After a seven hour ride by car from Rochester, two days in New York City, an hour cab ride to the airport (it is usually only thirty five minutes but I got stuck in the German Day Parade), a six hour and forty five minute plane ride, a twenty five minute cab ride from the Madrid, Spain airport to the Train Station, a four hour and twelve minute wait at the train station, a seven hour and three minute train ride to Barcelona, France, (this train was forty six minutes late due to a police investigation of a man who committed suicide by jumping off of a bridge on to the train), a quick run at the station; with help carrying my bags from a couple I met from Wisconsin,(fortunately this train was late) a one hour and twenty two minute train ride to Cerbre, France, a two hour and twenty eight minute wait at the train station, an over night; eight hour and fifty three minute train ride to Ventimigli, Italy, a quick run to catch a train to Genova, Italy, a five hour and three minute train ride, a twenty two minute wait in Genova, a two hour and forty seven minute train ride to Voghera, Italy, a thirty seven minute wait in Voghera, a one hour and thirty nine minute train ride to Piacenz, Italy, a forty eight minute wait in Piacenz, Italy, a one hour and twelve minute train ride to Bologna, and a twenty two minute ride by cab to my new home at Via Borghi Mamo 5 in Bologna. That is all that it took to get here. (I had a lot of sitting time so I kept careful notes)


Well, as time consuming as that may seem, it really was quite exciting! It was not quite a exhausting as it sounded, now that it is all over. Here I was, an American on his first extended train trip through Europe, alone with provisions for a year abroad, carrying way too much, actually dragging two duffel bags weighing way too much. (The big green bag actually wore several holes from being dragged with the other big darker green duffel on top of it.)

Being in a foreign country is quite dramatic. I have always been intrigued by how different countries solve different simple problems. Or how does it, relative to how I know it, look different in the Madrid train station than in the Rochester train station? I recall as a small child being interested in the small details of life. Once I was traveling with my mother and grandfather in the autumn to visit my great aunt who was in a retirement home for nuns. For some most likely dumb reason I was angry at my mother and we stopped in north central Pennsylvania to look at a beautiful over look, my mother and grandpa were admiring the view with all of the splendid fall colors and I was mad so I hung out the window and looked at the small rocks on the ground beside the car and thought to myself that I can see beauty in the details. ..(regardless if I could or not). This bit of stupid anger towards my elders set me off on a life long journey of curiosity about details. (It is not in spite of what they wanted me to do that I still do this (I don't think) but it did open my eyes to appreciating the uniqueness generally less appreciated details.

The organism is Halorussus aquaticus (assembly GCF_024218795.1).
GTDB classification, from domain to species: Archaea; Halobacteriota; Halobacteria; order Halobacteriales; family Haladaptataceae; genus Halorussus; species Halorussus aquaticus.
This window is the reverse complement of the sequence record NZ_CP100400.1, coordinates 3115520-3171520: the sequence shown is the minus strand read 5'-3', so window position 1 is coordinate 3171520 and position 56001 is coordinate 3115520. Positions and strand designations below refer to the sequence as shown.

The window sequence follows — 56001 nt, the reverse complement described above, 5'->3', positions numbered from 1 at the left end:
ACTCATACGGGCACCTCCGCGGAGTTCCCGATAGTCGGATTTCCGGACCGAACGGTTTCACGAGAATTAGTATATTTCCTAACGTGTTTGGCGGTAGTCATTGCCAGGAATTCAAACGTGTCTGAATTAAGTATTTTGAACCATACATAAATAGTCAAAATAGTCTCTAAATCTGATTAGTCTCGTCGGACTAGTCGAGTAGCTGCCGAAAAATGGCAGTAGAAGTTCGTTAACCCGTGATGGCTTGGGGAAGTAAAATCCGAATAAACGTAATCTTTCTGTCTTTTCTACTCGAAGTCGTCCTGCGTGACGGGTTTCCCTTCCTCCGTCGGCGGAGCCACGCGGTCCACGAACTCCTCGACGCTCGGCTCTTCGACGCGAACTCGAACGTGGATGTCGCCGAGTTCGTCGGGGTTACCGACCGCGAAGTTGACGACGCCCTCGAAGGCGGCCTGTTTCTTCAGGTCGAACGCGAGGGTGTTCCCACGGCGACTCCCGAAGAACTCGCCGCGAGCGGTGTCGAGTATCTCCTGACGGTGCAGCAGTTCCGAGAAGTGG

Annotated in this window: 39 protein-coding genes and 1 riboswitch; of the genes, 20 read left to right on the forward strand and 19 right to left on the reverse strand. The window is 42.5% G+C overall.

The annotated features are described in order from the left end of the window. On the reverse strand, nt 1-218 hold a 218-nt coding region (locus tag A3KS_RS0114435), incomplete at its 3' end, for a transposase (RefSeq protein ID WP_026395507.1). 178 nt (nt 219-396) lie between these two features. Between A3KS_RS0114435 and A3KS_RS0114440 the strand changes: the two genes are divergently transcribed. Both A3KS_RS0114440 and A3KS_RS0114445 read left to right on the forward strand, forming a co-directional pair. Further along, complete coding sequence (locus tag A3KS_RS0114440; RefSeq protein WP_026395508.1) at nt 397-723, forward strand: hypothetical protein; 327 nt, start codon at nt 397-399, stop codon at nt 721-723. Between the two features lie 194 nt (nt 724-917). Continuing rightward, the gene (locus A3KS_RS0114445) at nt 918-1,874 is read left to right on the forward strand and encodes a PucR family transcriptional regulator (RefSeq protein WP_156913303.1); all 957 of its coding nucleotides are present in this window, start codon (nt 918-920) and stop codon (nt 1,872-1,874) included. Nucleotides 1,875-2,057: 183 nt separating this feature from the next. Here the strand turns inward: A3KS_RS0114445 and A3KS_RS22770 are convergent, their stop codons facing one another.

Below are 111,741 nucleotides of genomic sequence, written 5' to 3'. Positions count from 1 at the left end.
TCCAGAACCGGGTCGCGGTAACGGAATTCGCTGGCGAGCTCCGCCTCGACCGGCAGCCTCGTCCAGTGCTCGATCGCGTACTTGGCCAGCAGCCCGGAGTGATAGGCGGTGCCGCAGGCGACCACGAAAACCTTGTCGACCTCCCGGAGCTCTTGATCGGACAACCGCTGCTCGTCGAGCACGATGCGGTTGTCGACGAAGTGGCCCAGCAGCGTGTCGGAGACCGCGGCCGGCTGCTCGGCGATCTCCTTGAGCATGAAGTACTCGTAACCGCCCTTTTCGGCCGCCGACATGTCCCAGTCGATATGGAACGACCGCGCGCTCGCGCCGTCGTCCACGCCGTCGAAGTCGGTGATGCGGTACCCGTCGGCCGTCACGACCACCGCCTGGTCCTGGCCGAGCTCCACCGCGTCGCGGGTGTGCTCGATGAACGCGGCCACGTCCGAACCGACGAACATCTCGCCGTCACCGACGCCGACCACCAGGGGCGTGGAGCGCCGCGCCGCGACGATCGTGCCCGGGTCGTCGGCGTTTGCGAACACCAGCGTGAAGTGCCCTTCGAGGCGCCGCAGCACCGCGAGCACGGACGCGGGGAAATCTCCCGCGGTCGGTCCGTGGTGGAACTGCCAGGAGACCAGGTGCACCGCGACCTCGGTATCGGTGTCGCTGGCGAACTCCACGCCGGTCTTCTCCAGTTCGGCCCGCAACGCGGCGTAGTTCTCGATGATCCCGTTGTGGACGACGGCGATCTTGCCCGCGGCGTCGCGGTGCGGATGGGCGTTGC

So, for years I have been interested in the common, ordinary details of what a different part of the world looks like.

I slept, or as someone I met said, dozed on the train. I splurged and got a first class ticket for most of the trip. It helped, but a tall, lanky guy like me cannot stretch out in any seat, no matter what class it is! I had hoped to get a first class sleeper car with a bed but they were all sold out. The second-class sleeper cars stuffed six in a small compartment. I really did not dream that night. I did awaken millions of times with abstract and overlapping visions of where I was, and what was going on.

Finally, the break of day brought clarity and a beautiful view of sunrise by the French Riviera.

The day was a spectacular ride along the coast with beautiful views of the sea through Spain, France, and Italy. I like many others spent hours looking at the wonderful (foreign) world pass by as if watching it all through a dream or on a big screen.

As I sat and watched I wondered of the difference between dreams, memories, and imagination or fantasy. None of these exist. They are all in our mind. I recall sitting on the Island of Crete, Greece after two months of being completely lazy and relaxing and traveling around the country. I felt as relaxed and un-stressed as I ever have. Before we started our long return trip to the states. (back from reality, not back to reality, as I say) I sat and meditated and thought about how relaxed I felt and that in my mind I will always have this feeling and carry it with me. It is mine and the feeling could only be mine. What I found interesting was that after I got into the routine of work back in Rochester and I got quite stressed, I would close my eyes and think (or imagine) myself back on the island of Crete and my stress level would go down, my muscles would relax, and my mind would clear. I found this to be a life changing exercise! And use it often.

Getting to my new 'home', I felt exhausted but in a way refreshed to be finally there. I wonder how it will all go? Will I be successful? What does success really mean? Personally? Professionally? Spiritually? Who will be the judges?